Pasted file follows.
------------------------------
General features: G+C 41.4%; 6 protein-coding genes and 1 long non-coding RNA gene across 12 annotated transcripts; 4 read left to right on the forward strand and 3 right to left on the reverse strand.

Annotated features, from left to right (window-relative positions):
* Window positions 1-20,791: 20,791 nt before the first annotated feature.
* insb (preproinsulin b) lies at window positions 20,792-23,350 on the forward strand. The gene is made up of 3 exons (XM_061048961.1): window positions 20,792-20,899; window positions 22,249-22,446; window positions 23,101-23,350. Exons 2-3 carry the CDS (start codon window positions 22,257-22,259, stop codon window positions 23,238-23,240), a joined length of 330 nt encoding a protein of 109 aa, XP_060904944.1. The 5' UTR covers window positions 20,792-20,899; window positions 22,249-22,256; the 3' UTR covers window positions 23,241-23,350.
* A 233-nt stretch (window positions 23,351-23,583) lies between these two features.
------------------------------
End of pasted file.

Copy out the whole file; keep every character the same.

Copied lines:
General features: G+C 41.4%; 6 protein-coding genes and 1 long non-coding RNA gene across 12 annotated transcripts; 4 read left to right on the forward strand and 3 right to left on the reverse strand.

Annotated features, from left to right (window-relative positions):
* Window positions 1-20,791: 20,791 nt before the first annotated feature.
* insb (preproinsulin b) lies at window positions 20,792-23,350 on the forward strand. The gene is made up of 3 exons (XM_061048961.1): window positions 20,792-20,899; window positions 22,249-22,446; window positions 23,101-23,350. Exons 2-3 carry the CDS (start codon window positions 22,257-22,259, stop codon window positions 23,238-23,240), a joined length of 330 nt encoding a protein of 109 aa, XP_060904944.1. The 5' UTR covers window positions 20,792-20,899; window positions 22,249-22,256; the 3' UTR covers window positions 23,241-23,350.
* A 233-nt stretch (window positions 23,351-23,583) lies between these two features.